Scott v. Beckstead

Annotate this Case

13 Utah 2d 428 (1962)

375 P.2d 767

WILLIE OLEN SCOTT, PLAINTIFF AND APPELLANT, v. GEORGE BECKSTEAD, SHERIFF OF SALT LAKE COUNTY, STATE OF UTAH, DEFENDANT AND RESPONDENT.

No. 9575.

Supreme Court of Utah.

November 9, 1962.

Mitsunaga & Ross, Salt Lake City, for appellant.

Grover A. Giles, County Atty., Warren M. Weggeland, Asst. County Atty., Salt Lake City, for respondent.

WADE, Chief Justice.

The plaintiff, petitioner Willie Olen Scott, appeals from the trial court's refusal to discharge him from the custody of the defendant, respondent George Beckstead, Sheriff of Salt Lake County.

On July 26, 1961, the Utah State Prison authorities notified the Sheriff of Shelby County, Tennessee, that "Oliver Townsend and Willie O. Scott," inmates of the prison, against whom Tennessee had placed a "hold" in 1956, had been ordered released on September 12, 1961, and that both prisoners had refused to waive extradition. Later Townsend did waive extradition and Tennessee perfected extradition papers against Scott. Utah's Governor issued a warrant for Scott's arrest and extradition, and he was released from prison in due course to Sheriff Beckstead's custody. Scott filed a petition for his release under a writ of habeas corpus, and after a hearing on October 27, 1961, the petition for release was denied and Scott took this appeal.

At the hearing Sheriff Beckstead introduced in evidence the extradition papers from Tennessee and the Utah Governor's warrant for Scott's arrest, and rested. Plaintiff then testified that his name is Willie Olen Scott; that he has never been known as William O. Scott; that he was not in Tennessee on December 2, 1955, and did not commit the armed robbery charged. On cross-examination he admitted he had been in Tennessee with Oliver Townsend but not on the occasion of this robbery. He further testified that his birth certificate, army papers and all other records of his name, as far as he knows, show Willie Olen Scott to be his true name and not William O. Scott. Plaintiff further introduced in evidence the transcript of testimony by Norman Hunter, an Oklahoma criminal bureau agent, given in Salt Lake County District Court April 11, 1956, at the trial where Scott and Townsend were convicted and sentenced to the Utah State Prison, claiming that this testimony clearly showed plaintiff was in Oklahoma and not in Tennessee when the armed robbery in Tennessee is alleged to have occurred.

Two questions are presented: 1) Does the evidence reasonably support a finding that plaintiff is the person charged with armed robbery in Tennessee? 2) Does the evidence reasonably support a finding that plaintiff is a fugitive from justice from Tennessee?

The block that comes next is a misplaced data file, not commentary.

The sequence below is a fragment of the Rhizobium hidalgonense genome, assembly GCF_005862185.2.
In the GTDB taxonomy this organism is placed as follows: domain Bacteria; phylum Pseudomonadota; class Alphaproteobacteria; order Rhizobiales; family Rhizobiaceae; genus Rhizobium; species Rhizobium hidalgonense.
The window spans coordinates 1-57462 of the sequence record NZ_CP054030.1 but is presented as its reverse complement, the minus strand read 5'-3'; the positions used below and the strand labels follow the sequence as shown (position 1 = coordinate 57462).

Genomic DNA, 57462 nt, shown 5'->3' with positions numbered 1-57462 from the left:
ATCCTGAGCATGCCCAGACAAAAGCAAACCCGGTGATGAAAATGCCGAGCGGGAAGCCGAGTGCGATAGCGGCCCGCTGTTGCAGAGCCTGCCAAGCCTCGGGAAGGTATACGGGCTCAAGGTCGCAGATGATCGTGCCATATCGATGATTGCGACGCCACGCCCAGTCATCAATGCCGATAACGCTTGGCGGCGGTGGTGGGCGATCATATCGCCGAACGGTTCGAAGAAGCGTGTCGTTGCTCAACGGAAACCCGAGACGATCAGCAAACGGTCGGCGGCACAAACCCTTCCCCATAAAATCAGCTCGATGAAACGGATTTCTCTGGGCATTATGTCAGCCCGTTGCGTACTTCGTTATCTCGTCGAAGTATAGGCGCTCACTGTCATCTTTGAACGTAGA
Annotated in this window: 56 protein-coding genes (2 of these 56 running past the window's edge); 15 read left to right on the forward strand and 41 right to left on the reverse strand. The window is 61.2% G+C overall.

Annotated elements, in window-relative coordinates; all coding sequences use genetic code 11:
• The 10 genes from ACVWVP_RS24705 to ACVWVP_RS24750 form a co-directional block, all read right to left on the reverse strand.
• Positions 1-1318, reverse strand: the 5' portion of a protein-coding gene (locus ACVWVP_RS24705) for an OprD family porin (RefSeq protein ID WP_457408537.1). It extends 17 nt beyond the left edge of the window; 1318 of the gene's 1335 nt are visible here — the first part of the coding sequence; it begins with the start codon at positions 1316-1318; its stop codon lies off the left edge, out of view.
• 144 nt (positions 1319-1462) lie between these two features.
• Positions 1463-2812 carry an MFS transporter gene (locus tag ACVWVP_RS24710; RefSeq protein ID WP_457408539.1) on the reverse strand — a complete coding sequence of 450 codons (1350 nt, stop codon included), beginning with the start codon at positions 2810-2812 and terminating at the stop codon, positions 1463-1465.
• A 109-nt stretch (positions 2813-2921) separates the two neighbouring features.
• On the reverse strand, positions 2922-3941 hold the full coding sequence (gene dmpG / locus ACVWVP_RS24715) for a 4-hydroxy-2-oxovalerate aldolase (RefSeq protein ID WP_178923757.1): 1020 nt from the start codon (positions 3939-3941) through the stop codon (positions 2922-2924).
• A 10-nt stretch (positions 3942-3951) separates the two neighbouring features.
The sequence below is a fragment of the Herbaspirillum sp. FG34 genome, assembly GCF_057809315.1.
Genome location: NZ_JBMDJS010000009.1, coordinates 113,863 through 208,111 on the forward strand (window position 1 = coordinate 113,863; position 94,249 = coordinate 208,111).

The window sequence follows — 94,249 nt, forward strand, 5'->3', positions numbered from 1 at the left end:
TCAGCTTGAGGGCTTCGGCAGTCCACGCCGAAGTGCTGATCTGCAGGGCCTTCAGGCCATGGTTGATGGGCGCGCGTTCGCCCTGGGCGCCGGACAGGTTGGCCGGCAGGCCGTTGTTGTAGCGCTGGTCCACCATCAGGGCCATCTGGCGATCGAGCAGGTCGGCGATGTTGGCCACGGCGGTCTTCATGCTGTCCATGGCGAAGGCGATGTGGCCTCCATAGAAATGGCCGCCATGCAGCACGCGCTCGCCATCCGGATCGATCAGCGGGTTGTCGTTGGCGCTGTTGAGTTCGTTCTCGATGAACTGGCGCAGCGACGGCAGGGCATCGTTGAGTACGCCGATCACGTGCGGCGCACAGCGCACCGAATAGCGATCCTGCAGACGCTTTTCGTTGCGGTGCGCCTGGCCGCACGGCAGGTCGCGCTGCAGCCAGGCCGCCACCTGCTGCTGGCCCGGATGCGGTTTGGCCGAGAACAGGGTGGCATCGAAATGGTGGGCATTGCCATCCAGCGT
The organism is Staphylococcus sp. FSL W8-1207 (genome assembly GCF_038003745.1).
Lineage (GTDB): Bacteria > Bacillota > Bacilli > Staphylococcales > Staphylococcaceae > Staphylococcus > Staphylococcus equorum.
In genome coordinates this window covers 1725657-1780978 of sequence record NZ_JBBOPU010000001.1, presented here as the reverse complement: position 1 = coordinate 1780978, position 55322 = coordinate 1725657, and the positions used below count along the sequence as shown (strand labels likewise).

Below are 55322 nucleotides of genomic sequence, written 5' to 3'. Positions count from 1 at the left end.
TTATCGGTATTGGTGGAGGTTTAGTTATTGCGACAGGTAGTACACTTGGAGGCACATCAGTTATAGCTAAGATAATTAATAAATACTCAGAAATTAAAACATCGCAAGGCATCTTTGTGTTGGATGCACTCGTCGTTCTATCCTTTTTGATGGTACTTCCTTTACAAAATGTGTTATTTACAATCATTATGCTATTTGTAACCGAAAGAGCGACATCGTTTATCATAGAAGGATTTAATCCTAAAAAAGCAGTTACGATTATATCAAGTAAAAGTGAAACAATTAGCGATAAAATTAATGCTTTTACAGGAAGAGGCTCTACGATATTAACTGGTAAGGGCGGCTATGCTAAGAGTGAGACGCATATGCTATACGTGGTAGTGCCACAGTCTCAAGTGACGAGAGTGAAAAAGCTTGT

1) The evidence reasonably supports a finding that plaintiff Scott is the same person charged with armed robbery in Tennessee in these indictment papers.

The warrant for extradition by the governor of the asylum state supported by duly authenticated extradition papers from the demanding state is generally recognized to be prima facie evidence to support the extradition of the person held.[1] However, on petition of the person arrested for a writ of habeas corpus the identity of the person held with the person charged may be inquired into.[2]

The doctrine of idem sonans has little bearing on this case. Although there is a difference in plaintiff's name of Willie Olen Scott and the name used in the Tennessee indictment of William O. Scott, and although there is no alias or statement in the Tennessee documents that the person charged is sometimes known as Willie Olen Scott, that name (Willie Olen Scott) is frequently used in the Tennessee authenticated papers to designate the person sought to be extradited. Thus the Tennessee state warrant for arrest charges that "Willie Olen Scott" committed armed robbery on the same date, from the same person, in the same place and the same sum of money as is charged in the indictment. This warrant directly charges "Willie Olen Scott" with the exact offense charged in the indictment. Also, the extradition papers contain a summons for four witnesses to testify in the case of "State of Tennessee v. Willie Olen Scott." Further, in the petition for requisition to the Governor of Tennessee it is alleged that on July 26, 1961, a letter was received from the Utah State Prison advising that "William O. Scott, referred to in said letter as Willie O. Scott" is scheduled to be released September 12, 1961. A copy of the letter designating plaintiff by the name of Willie O. Scott is attached to the petition. So it is clear that when the extradition papers use the name William O. Scott, Willie Olen Scott or Willie O. Scott, the obvious intention is to designate the plaintiff and to indicate that each of those three names refers to one and the same person and is simply an alias of the others.